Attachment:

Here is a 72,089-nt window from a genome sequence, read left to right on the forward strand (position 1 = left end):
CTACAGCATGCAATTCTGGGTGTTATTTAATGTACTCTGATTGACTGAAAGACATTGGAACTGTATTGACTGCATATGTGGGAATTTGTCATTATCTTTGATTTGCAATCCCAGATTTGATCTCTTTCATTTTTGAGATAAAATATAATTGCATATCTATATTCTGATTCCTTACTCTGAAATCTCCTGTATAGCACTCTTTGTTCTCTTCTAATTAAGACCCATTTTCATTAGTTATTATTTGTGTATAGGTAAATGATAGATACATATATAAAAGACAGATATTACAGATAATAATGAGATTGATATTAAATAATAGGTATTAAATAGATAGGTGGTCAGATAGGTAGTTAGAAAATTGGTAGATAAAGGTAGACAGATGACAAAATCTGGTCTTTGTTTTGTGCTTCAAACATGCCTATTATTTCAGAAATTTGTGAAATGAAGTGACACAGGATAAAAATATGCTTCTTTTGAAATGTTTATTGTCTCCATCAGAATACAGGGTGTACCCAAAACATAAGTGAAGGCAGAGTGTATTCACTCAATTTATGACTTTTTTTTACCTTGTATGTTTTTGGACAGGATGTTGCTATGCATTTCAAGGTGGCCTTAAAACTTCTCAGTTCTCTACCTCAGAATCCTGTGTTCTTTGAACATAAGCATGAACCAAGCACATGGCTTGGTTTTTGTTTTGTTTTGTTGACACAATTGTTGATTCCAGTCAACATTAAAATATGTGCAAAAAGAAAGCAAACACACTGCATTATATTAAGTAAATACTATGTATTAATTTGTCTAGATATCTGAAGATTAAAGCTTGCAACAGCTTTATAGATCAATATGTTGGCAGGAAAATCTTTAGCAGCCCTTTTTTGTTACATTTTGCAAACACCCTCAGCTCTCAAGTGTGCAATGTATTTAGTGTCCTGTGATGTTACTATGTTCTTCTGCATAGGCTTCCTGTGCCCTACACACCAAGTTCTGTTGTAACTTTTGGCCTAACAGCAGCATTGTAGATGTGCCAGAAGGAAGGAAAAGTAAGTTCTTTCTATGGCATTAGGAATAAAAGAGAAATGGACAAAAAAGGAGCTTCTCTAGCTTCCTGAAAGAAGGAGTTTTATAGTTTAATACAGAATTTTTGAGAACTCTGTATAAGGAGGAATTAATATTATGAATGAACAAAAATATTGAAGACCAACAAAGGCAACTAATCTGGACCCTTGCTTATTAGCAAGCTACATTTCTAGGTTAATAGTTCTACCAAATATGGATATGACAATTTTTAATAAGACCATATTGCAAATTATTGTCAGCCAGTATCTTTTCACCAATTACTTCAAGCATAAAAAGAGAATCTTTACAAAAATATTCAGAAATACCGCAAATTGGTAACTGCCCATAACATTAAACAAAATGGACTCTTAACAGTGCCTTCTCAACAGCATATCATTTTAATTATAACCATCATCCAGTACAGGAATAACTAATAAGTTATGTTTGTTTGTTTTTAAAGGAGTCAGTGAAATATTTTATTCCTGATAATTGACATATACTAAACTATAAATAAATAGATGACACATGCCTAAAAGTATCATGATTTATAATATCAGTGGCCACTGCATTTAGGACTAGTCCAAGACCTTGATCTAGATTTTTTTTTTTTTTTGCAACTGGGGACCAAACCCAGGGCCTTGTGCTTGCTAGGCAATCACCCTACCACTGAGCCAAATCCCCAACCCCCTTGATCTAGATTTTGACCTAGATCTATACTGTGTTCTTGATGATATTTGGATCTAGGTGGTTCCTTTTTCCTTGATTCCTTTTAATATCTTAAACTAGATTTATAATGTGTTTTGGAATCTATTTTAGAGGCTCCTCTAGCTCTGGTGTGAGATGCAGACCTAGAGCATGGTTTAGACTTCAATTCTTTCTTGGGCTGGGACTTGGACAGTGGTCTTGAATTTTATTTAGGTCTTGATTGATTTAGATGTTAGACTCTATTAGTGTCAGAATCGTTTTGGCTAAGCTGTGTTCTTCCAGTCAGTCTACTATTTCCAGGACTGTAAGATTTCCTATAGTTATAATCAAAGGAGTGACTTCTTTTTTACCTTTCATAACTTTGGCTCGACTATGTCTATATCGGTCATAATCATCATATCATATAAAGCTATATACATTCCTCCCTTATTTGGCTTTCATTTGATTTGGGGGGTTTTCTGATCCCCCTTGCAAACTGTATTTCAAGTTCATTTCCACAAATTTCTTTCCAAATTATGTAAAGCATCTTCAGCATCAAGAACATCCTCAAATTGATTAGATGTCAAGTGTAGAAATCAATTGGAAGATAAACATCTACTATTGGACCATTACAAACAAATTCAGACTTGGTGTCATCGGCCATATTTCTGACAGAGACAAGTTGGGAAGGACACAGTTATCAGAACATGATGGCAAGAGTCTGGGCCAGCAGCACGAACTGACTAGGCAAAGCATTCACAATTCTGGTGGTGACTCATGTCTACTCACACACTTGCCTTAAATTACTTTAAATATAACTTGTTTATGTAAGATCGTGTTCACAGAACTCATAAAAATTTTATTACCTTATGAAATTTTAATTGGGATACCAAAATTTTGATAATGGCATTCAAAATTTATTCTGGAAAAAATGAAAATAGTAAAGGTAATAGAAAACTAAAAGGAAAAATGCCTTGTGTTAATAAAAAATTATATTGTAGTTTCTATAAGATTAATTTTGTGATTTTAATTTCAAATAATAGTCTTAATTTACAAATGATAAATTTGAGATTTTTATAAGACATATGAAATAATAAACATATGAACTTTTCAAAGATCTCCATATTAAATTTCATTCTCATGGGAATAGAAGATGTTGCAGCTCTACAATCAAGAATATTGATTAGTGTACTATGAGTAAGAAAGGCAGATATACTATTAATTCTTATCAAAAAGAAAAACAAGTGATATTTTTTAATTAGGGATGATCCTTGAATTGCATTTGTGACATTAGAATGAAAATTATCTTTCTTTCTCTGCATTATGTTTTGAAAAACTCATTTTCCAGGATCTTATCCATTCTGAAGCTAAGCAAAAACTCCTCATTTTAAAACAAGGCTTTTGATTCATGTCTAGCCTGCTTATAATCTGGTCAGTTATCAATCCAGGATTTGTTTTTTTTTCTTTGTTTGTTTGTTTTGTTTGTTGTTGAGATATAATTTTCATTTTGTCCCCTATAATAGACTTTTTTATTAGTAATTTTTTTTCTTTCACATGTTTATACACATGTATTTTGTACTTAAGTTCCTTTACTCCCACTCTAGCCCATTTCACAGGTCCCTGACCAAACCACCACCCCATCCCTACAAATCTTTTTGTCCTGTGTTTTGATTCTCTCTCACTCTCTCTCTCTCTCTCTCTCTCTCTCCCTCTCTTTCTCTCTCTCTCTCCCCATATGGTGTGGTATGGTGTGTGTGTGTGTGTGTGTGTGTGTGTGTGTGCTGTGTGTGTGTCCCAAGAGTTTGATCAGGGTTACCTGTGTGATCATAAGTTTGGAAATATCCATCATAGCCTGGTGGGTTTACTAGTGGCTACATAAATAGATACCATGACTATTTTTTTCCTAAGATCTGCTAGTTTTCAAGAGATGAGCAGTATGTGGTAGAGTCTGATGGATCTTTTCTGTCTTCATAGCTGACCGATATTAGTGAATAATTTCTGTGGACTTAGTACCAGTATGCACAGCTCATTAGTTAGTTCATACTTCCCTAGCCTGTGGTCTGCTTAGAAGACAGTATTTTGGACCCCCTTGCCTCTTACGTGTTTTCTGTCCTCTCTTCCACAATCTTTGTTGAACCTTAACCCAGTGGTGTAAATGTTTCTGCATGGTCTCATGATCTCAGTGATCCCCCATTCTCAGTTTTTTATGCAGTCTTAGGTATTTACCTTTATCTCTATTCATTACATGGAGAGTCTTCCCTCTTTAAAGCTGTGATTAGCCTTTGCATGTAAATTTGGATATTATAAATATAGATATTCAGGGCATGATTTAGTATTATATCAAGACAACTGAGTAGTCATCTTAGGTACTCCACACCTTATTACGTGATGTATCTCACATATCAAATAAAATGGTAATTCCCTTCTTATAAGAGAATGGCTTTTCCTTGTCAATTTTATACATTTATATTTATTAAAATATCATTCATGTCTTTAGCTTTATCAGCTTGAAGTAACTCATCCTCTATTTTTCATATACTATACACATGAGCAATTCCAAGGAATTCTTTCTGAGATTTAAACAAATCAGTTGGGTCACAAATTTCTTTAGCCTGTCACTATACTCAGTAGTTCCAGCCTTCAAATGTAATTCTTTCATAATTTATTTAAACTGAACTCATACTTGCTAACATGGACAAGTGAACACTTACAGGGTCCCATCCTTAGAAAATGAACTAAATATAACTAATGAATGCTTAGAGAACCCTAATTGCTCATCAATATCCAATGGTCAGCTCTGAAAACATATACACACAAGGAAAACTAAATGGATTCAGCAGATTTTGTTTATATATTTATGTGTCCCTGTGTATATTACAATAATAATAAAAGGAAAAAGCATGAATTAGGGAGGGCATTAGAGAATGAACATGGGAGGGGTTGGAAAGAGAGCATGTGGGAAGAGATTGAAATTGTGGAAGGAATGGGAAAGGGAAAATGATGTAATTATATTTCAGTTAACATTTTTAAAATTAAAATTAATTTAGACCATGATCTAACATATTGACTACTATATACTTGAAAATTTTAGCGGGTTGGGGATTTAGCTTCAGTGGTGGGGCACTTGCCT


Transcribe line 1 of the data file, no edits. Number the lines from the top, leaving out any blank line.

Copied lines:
Here is a 72,089-nt window from a genome sequence, read left to right on the forward strand (position 1 = left end):